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Matthew Keiper, '15
Major: Engineering Physics
Current Position: Volunteer teacher at a secondary school in rural Tanzania
Matt is hoping to connect local environmental restoration and agriculture NGOs to the community to address growing environmental challenges. He worked previously for the City of Spokane Environmental Programs Department analyzing city carbon emissions and contributing to the most recent Spokane City Carbon Emissions Inventory.
Why Whitworth? Matt was attracted to Whitworth because of the strong science department, Whitworth’s commitment to following Jesus, and the striking campus community. He developed friendships with staff, students and faculty and refined his personal passions, one of them being biblically based environmentalism. Matt says “Perhaps most important, I received an education that prepared me to be a thinking and caring Christian in the world."
Whitworth Activities: Matt participated in competitive and recreational sports including track and field, Bangarang Club Ultimate Frisbee, and many intramurals. He served as a resident assistant for McMillan Hall and as the sustainability coordinator in student government his senior year. He was an active member of the student club Kipos: Students Advocating Environmental Justice, and he performed in Whitworth Men's Chorus and Whitworth One Acts.
Influential Whitworth Experiences: "The experiences that most shaped me revolved around community and environmental justice. I joined a group of friends to charter and build a community garden club on campus that turned into Kipos: Students Advocating Environmental Justice. This led me into a world of passionate people striving to address issues of poverty, social injustice and environmental degradation. My interest in environmental issues gained a foundation in biblical teaching when I took a Jan Term class in the Cascades, Ecology and the Bible, with Dr. Jonathan Moo. I am a firm believer that honest Christian teaching should lead Christ followers to the forefront of protecting creation in order to honor God and serve the poor."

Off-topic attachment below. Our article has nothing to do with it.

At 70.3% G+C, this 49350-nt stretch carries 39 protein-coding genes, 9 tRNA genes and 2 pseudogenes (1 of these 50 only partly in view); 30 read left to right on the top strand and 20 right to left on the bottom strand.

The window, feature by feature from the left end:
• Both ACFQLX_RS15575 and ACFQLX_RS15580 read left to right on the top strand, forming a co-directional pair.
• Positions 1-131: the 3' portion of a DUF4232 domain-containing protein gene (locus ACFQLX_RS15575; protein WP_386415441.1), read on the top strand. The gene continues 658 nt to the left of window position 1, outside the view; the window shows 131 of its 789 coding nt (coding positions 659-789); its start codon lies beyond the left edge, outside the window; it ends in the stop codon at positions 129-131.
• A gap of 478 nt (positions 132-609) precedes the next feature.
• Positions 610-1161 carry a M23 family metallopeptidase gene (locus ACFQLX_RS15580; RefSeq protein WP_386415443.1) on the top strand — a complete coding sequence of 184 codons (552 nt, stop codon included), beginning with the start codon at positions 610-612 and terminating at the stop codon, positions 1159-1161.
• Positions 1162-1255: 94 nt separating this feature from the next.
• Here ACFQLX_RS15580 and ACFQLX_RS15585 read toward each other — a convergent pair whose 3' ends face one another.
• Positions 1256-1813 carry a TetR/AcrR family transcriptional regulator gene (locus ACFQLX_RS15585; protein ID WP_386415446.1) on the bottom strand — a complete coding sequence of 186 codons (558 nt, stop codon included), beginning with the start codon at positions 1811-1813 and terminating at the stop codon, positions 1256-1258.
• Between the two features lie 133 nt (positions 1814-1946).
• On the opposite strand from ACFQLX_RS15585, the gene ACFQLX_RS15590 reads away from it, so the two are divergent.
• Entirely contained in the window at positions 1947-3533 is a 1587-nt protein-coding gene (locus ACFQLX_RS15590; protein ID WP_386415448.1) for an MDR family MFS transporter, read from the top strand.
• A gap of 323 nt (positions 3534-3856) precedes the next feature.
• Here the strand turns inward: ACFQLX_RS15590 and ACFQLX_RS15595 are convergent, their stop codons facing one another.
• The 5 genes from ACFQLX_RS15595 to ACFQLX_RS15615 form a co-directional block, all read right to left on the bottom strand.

Career Goals: "My interests are still a bit varied. I found out that a degree does not come with a God-inspired career path written on a fortune cookie. I'm hoping to combine my technical physics and engineering background with my passion for environmental and community justice to best serve the Kingdom. I am currently exploring graduate education in sustainable architecture or atmospheric science."
Catherine Ullery, '15
Minor: Environmental Studies
Current Position: Sustainability and site maintenance at Grand Teton National Park
Quote: "The education that I received from my environmental studies minor gave me the foundation and base knowledge necessary to further my education through fieldwork and research in the U.S. Park Service. Because of this, I was able to qualify for the position this summer at Grand Teton, where I'll be a maintenance worker with a special focus in sustainability. "
Influential Whitworth Course: “I would say that the most applicable class I took throughout my environmental studies minor was Dr. Grant Casady’s climate-change biology class, because it focused so much on real-world issues and really broadened and deepened my knowledge of the impacts of climate change in a variety of ecosystems.”
Here's what some other recent Whitworth graduates are doing with their biology degrees:
Michelle Bess is assistant to the director at The Posse Foundation, in Chicago.
Emily Campbell is a biologist at McCormick Biological, in Bakersfield, Calif., where she consults with companies on the most environmentally conscious way to carry out their projects.
- Chelsea Casebolt teaches biology at White River High School, in Buckley, Wash.
- Seth Flanders is a water-resource technician for the Spokane Conservation District, where he develops stream restoration and monitoring projects in Spokane County.
- Kevin Gleim is studying environmental law at Willamette University. He hopes to practice law and policy for the U.S. government.
- Michael Harms is studying at the University of Washington School of Medicine. After graduation, he plans to work overseas.
- Angela Lutwitze is in pharmacy school at the University of Iowa.
- Wesley Meyers is interning with a climate-change study group based at the University of Montana.
- Amanda Peiffer is a scientific engineering technician at the Hanford Site, in Tri-Cities, Wash. Her focus is in method development for analytical instrumentation at the site's laboratory.
- Wade Roberts is in a Ph.D. program in plant molecular biology at Washington State University.
- Elizabeth Wall attends Virginia-Maryland Regional College of Veterinary Medicine, in Maryland.
- Dominique Wallace is an electrophysiology technician at the Providence Heart & Vascular Institute, in Spokane.
- Miriam Wanjohi is pursuing a master's in public health-epidemiology at Texas A&M.